PENGUIN RANDOM HOUSE: It seems like, as a culture, we have a slight obsession with families of power. Where do you think that fascination comes from? What in particular fascinated you about the Borgias?
SARAH DUNANT: I have spent the last fifteen years studying this amazing period known as the Italian renaissance. And alongside great art I have come to understand a lot about the power of family in that time. It’s no coincidence that the mafia and the Godfather come out of Italy. This is a country that until 160 years ago wasn’t a country at all, but a set of city-states, jockeying for power, and almost all of them at one time or another were run by dynasties. So family was a form of government. Even in the church in Rome you find that it’s families that control the main appointments. And given the corruption of this time that meant literally family: cardinals or even Popes not only had nephews, nieces, etc but also children of their own (illegitimacy was acceptable within family power structures) appointed. In such a world loyalty and trust was paramount. And family was the tightest unit you can have.
When it comes to the Borgia family, the high drama comes firstly from the fact that when Rodrigo becomes Pope he has four children of marriageable age which he can – and does – use openly as political pawns, both inside and outside the church. Secondly, they are Spanish and not Italian, so they have to fight the existing family power structures to make their mark. The comparison with the Mafia is rich here. Like the new family muscling in on another territory, they need to be smart, fearless, and up for turf warfare. That is the real story of Blood & Beauty: renaissance Mafia.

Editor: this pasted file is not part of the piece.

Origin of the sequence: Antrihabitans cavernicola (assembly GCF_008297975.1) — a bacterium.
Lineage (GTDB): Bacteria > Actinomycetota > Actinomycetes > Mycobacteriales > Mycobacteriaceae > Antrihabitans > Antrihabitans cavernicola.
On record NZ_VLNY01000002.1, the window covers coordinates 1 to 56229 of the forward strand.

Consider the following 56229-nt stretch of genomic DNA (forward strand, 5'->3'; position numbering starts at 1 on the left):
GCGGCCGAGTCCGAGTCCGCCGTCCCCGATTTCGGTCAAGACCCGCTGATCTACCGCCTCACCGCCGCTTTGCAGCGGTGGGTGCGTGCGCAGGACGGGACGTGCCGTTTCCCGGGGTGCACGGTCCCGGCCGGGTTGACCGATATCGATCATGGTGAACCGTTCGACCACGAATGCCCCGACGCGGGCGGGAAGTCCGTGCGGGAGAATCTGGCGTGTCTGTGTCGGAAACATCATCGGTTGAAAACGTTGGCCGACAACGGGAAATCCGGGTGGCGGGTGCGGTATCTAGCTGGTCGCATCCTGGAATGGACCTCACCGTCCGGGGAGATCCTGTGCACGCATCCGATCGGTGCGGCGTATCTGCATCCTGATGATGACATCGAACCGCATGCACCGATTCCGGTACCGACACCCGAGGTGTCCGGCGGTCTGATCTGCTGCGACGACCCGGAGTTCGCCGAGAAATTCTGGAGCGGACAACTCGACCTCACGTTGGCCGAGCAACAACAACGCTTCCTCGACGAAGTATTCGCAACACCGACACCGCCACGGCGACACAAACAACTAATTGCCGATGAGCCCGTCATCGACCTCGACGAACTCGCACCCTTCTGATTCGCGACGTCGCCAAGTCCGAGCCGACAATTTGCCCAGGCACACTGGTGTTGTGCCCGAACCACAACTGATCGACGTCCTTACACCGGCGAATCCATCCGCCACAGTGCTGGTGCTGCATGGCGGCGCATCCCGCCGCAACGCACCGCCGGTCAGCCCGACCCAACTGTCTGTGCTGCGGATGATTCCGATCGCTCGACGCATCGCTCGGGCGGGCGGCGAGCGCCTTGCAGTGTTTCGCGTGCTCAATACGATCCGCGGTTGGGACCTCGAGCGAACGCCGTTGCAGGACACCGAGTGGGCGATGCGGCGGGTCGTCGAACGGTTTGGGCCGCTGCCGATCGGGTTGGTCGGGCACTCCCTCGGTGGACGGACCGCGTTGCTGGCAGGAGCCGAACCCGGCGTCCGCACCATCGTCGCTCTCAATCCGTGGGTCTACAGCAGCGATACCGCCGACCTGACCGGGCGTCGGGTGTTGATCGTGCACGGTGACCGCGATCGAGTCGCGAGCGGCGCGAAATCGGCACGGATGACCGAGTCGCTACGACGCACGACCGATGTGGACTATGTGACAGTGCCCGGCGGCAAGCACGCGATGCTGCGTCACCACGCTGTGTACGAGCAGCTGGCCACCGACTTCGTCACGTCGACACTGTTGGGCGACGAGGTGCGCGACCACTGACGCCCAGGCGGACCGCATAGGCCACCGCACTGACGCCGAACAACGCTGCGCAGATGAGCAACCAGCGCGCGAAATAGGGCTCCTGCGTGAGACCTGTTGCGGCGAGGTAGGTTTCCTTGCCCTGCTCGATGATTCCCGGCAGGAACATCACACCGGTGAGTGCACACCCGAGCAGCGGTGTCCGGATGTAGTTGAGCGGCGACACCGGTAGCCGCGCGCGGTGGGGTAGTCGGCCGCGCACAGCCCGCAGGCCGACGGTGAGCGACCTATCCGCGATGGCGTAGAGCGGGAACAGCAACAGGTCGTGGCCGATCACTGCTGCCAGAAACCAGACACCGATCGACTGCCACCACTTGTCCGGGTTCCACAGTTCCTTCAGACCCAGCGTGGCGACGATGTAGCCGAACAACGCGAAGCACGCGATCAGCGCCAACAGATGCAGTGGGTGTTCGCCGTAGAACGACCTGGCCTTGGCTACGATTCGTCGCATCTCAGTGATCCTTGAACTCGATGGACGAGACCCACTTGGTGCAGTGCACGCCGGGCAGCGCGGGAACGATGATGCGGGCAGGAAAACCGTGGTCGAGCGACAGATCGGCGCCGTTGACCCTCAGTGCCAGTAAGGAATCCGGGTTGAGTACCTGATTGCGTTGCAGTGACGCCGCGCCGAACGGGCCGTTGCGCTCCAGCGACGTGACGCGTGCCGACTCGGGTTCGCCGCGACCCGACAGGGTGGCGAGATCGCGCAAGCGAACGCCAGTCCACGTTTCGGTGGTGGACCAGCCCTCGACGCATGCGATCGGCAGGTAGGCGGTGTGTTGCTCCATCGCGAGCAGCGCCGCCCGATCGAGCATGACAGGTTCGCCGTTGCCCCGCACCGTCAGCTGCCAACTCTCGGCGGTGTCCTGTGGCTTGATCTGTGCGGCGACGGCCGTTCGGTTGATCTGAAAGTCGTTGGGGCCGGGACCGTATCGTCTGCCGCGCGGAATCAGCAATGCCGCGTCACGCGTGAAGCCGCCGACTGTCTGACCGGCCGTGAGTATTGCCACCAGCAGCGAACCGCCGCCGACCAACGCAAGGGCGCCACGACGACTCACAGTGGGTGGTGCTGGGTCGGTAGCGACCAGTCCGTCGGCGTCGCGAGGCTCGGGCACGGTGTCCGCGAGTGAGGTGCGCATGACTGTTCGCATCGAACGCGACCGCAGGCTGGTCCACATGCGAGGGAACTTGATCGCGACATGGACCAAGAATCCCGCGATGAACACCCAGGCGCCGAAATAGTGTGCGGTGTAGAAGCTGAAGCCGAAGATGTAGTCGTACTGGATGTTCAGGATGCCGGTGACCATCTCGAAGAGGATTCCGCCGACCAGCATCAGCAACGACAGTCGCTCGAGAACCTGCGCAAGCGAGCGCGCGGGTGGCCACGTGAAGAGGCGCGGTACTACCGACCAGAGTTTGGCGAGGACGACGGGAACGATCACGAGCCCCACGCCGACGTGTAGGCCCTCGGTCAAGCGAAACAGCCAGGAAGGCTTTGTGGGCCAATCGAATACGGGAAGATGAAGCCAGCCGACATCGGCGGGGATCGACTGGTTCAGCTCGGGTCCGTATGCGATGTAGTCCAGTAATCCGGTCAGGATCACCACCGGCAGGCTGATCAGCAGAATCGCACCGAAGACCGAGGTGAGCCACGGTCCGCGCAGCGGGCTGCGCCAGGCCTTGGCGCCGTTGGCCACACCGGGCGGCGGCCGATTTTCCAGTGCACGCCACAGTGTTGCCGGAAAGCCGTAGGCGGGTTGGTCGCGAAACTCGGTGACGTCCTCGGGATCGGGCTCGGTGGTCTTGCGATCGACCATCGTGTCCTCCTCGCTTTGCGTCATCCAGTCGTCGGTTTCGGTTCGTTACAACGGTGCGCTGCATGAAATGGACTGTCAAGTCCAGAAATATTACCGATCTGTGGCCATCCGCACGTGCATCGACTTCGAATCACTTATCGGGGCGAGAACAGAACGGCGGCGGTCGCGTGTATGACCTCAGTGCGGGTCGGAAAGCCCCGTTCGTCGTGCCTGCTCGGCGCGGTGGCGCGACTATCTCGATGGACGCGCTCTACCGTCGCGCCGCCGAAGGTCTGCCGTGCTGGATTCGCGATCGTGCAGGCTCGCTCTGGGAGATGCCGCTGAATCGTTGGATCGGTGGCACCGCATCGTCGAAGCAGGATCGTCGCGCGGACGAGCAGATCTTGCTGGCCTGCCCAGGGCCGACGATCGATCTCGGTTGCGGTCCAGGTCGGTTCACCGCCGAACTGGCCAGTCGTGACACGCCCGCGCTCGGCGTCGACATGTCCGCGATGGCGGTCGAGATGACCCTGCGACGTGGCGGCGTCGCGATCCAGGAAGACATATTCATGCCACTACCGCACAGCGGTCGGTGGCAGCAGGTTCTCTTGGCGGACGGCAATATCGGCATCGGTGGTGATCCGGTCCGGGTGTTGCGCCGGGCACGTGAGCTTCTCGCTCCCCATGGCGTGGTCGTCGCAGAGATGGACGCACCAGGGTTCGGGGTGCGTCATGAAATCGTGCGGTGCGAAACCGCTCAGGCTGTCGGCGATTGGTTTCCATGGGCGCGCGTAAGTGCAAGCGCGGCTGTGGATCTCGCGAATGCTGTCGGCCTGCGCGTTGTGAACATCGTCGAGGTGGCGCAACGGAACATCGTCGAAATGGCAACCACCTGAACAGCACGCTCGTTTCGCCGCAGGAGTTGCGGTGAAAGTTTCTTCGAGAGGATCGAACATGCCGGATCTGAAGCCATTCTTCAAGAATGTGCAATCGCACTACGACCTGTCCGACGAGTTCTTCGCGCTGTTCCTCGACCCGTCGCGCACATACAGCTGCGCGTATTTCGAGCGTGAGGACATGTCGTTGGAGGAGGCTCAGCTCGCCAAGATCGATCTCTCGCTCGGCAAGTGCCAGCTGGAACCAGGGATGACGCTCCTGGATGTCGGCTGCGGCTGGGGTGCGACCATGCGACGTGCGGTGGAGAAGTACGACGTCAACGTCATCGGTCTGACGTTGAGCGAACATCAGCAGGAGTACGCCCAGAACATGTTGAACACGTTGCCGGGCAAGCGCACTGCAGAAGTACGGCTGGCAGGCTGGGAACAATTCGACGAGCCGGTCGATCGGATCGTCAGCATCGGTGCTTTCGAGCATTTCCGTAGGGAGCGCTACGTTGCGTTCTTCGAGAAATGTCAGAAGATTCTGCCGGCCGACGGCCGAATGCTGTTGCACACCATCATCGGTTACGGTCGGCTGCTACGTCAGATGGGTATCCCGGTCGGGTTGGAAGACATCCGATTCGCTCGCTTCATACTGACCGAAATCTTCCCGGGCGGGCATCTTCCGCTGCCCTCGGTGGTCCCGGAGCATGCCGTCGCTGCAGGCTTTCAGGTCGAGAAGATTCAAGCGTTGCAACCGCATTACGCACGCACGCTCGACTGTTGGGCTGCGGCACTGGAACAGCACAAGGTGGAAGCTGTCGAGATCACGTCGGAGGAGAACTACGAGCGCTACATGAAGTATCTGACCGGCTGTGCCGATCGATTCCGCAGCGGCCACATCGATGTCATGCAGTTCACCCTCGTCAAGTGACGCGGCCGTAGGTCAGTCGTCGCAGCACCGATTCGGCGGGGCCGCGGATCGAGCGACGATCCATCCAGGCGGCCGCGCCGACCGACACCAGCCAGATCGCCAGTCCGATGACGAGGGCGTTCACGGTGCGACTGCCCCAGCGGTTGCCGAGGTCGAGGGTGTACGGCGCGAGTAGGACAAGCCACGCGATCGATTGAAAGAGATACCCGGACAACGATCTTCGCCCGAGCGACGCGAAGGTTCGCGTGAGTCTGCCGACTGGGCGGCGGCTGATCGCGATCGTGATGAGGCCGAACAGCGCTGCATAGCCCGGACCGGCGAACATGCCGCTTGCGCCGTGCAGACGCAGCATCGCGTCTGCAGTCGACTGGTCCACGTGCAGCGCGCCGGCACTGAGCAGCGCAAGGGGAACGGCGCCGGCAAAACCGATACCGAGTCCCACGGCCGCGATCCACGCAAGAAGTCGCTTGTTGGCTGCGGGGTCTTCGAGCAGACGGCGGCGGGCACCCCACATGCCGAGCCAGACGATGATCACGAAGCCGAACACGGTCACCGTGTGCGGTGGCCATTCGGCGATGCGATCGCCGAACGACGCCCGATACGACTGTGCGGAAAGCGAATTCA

PRH: The whole Borgia family, from its Papal patriarch to vengeful offspring, is known for its ability to charm. As a woman, Lucrezia had to rely on different sorts of wiles and charms in order to make her way through her family’s legacy. Do you think she held her own in the game? Did her power, in its own way, rival that of her ambitious father and brothers?
SD: Like the whole family, Lucrezia has suffered from history. The Borgias lost their struggle for power when the Pope died. Their sworn enemies took power and, as we all know, since the victors write the history, the Borgias come out of it very badly. And since the easiest slanders are always against women, Lucrezia suffers most of all; reviled as a whore, a murderess, a willing participant in incest and a poisoner.
So to write Blood & Beauty the first thing I had to do was to scrape off all this encrusted scandal. When I did what I found was a quieter, more intelligent, sensitive and eventually powerful young woman, who begins at twelve years old married off as a family pawn and through seven years and three husbands has to learn “on the job” how to hold her own in the political bear pit into which she has been thrown. And little by little she does. By the age of eighteen such is her natural abilities that her father is giving her jobs as a governor of towns he holds and when he goes away on business she even takes over the running of the Vatican office: a scandal of course in one way, but those who work with her find her efficient and charming.